Well, I went to visit my grandchildren today.
Yes, you read that right. Grandchildren. I have grandchildren.
Well, not necessarily children by today's definition. More like grandtortoises. I have a pet male Russian Tortoise, Floyd, and we recently put him out to stud with a female Russian Tortoise who is owned by one of the families at our church, the Dullaarts. We let Floyd stay over at their house for about a week hoping that it would give him enough time to do his duty.
The only conceivable problem with this is that the female Russian Tortoise, Ethyl, is about twice as big and twice as fast as Floyd. So you can imagine the frustration this caused Floyd, because Ethyl wasn't too keen on being "studded". Occasionally, Mrs. Dullaart would find Floyd upside down in the yard, presumably flipped over by Ethyl since her shell is taller than his and it makes it difficult for Floyd to "assume the position".
But I guess Floyd was successful at one point or another, because shortly after his visit, Ethyl started laying eggs. And just a couple of days ago, 2 of the eggs hatched. So my parents and I went over to go see them.
Note: We were offered to take one of the babies, but my mom is whole-heartedly against it because she says one tortoise is hard enough to take care of. And she's probably right, but it's too bad, because they are really cool. They are maybe 2 inches in diameter, with little tiny heads, little tiny feet, a little tiny tail, and if they are anything like Floyd, they also will have gargantuan elephant-like turds. We have to be careful walking around the house because we let Floyd roam around wherever he pleases, and he is far from being potty-trained. It's very dangerous to walk around the house without wearing some heavy-duty boots and long pants because if you step in one of Floyd's immense gorilla-sized turds or one of his lakes of pee, you'll be knee-deep in despair.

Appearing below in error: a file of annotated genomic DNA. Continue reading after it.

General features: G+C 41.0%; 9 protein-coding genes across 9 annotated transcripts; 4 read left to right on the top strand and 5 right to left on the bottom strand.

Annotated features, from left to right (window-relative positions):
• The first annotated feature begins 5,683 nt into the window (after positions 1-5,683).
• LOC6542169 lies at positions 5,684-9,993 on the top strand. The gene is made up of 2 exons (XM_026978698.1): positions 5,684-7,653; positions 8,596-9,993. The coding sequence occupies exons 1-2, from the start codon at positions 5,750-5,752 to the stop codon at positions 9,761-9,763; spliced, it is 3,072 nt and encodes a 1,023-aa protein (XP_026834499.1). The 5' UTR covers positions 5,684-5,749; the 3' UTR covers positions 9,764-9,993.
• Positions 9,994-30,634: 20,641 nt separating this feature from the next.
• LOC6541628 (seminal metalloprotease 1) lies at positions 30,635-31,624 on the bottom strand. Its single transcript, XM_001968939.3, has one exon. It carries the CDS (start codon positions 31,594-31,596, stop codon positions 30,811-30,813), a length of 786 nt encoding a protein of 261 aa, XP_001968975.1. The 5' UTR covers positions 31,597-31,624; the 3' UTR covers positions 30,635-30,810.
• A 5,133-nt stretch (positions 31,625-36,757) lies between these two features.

It was interesting to see the differences in the two turtles. One was considerably more passive and didn't care to move around or explore too much, and the other was a miniature replica of Floyd...running around, exploring, digging, climbing, and being aggressive. And I was holding him, or trying to at least. He would try to crawl from my hand onto my arm, or he would go to the edge of my hand and look around nervously as if to say, "I don't want to go down there..." Then when I set him down on the sofa, he immediately made a beeline for the back of the sofa where the pillows were, and started to climb up them. So here is this tiny tortoise climbing a pillow 50 times larger than him, and he ends up getting about halfway up the pillow before it starts to get too steep to climb, so being the brilliant problem-solver that he is, he burrows into where the two pillows meet and goes to sleep.
Ah, how I envy Russian Tortoises sometimes. Not a care in the world. They can just eat and sleep all day if they want. Now I know when my parents read this they'll be thinking, "How is that any different than what you do everyday?" And they may have a point! But still, being a turtle would be really cool.
But no matter how hard I try, I'll never be as good at being as lazy as Floyd is. Sometimes just looking at him makes me sleepy...all sprawled out, basking in the sun while sitting on the porch in our back yard. And when he yawns (yes, turtles yawn) he looks a lot like Godzilla doing his patented roar.
So hopefully all the other eggs will hatch successfully, as I think there are 8-9 in all. That way, there will be a bunch of little Floyd's running around, climbing things, and making out-of-proportion messes in the worst places. But Floyd is a very unique turtle, and he's given me a lot of great memories, and he fits in just fine with our family. Now if he would just learn to do his business on the ground outside like everybody else, it would be perfect.